So far in this series on wasting money, we have looked at how people may overpay for housing, interest, transportation, food, clothing and entertainment. In this last part, we will look at a few more areas in which we may pay more than necessary–taxes, insurance, not obtaining bids for services, and not negotiating for large purchases.
While you may already be astute in these areas, sharing good financial practices like these with your children and/or grandchildren can be part of your legacy, as you help them prepare to be prudent and responsible beneficiaries. And, for tax management and risk management (via insurance coverage), your legal and advisory team can produce integrated tools to assist you in keeping more of your money within the family than having it leak out unnecessarily.
The Key Takeaways
Any time you pay more for something than you have to, money is wasted.
Reviewing tax deductions and insurance coverage, comparison shopping, bidding out services and repairs, and negotiating–these take time, but they can help save significantly.
Any time you save money, you are being financially responsible and will find more money for the expenses in life that are really important to you.
Where People Waste Money…And Actions to Consider
1. Taxes. Take every deduction to which you are entitled. Even if a professional prepares your tax returns, it is a good idea to become familiar with allowable deductions. For example, charitable deductions, even small ones, add up–if you volunteer, keep track of your mileage and financial contributions; fill out the form when you make clothing and household donations; and instead of dropping cash into the offering box at your place of worship, write a check or set up automatic payments. Of course, if you have significant charitable interests, trust-based strategies offer you cost effectiveness and a disciplined structure.
2. Insurance. Review your policies every year. Property values change, and it’s important to not over- (or under-) insure. For example, an older car may not need collision insurance. Increasing deductibles will save on premiums. Bundling various policies (home, autos, personal liability, jewelry) under one insurer will probably earn you discounts and save time.
3. Not getting bids when hiring workers. Asking friends and neighbors for references is a good start, but it is also important to get at least three estimates. And remember, the lowest price is not always the best value.
4. Not periodically rebidding current products and services. Being loyal is commendable, but not if it causes you to pay more than necessary. If you are able to find a lower price, your current provider may match it to keep you as a customer.
5. Not negotiating for large purchases. We all know there is profit margin built into pricing, and there is usually a larger margin on expensive items. Some vendors actually expect to negotiate. Learning how to negotiate fairly and respectfully will frequently save you some money.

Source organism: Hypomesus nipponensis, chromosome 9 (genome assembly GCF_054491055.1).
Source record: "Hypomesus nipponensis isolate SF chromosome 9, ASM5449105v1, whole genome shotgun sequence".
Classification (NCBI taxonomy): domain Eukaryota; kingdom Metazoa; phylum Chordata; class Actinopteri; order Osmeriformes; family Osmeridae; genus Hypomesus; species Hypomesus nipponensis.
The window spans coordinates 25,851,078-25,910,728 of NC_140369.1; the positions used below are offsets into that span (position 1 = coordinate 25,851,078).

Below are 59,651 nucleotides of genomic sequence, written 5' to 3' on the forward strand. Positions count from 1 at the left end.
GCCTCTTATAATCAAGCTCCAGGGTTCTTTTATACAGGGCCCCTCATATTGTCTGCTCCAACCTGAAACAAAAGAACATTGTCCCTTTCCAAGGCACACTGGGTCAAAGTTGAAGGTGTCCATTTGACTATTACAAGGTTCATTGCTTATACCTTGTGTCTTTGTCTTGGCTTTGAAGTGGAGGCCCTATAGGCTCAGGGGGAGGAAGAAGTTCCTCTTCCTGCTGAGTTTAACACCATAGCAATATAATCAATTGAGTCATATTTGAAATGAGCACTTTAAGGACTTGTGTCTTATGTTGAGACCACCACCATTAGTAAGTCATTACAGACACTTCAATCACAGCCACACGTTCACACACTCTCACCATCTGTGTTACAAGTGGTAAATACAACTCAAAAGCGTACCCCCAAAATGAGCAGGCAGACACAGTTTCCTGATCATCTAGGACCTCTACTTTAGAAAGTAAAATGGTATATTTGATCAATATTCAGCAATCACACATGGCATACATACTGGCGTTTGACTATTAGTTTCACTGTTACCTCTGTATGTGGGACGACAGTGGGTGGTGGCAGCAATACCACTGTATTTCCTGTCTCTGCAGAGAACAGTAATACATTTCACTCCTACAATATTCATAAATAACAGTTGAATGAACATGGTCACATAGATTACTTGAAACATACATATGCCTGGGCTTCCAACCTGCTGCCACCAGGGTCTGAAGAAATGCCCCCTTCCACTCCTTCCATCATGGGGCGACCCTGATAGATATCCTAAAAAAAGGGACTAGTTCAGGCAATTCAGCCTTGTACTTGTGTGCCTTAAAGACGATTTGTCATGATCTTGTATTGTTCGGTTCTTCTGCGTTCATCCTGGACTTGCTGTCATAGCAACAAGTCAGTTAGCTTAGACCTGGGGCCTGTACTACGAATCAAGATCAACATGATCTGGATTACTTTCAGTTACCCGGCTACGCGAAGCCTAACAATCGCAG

What You Need to Know: It’s easy to get caught up in the current culture of instant gratification and impulse spending. We could all benefit from slowing down a bit and becoming better consumers. Taking the time to evaluate purchases and comparison shop will not only help avoid overspending and wasting money, but it results in satisfaction from being responsible and efficient with money.
More Actions to Consider
Evaluate how you may be overspending in these areas. Commit to following through on some of these suggestions and note how much money you save.
Think where you could use that extra money. Would you like to pay off some debt, or save for a family vacation, car, home, college, or charitable gift?
Start to prioritize spending and set some money-saving goals. Creating a budget and monitoring spending on a regular basis will help avoid wasting money and start meeting goals you set. (For more on this, read the previous blogs on budgeting and setting spending priorities.)
This blog (hereafter referred to as “communication”) is designed for general information only. The information presented in this communication should not be construed to be formal legal advice nor the formation of any type or form of attorney-client relationship. Readers of this communication are encouraged to seek independent counsel for advice regarding specific and individual legal issues and should not rely on any information contained herein regarding their specific situation. Circular 230 Notice: In accordance with Treasury regulations, any tax advice contained in this communication is not intended or written to be used, and cannot be used, by any taxpayer or reader for the purpose of avoiding tax penalties or for promoting, marketing or recommending to another party any transaction or matter addressed herein or in any link in this communication.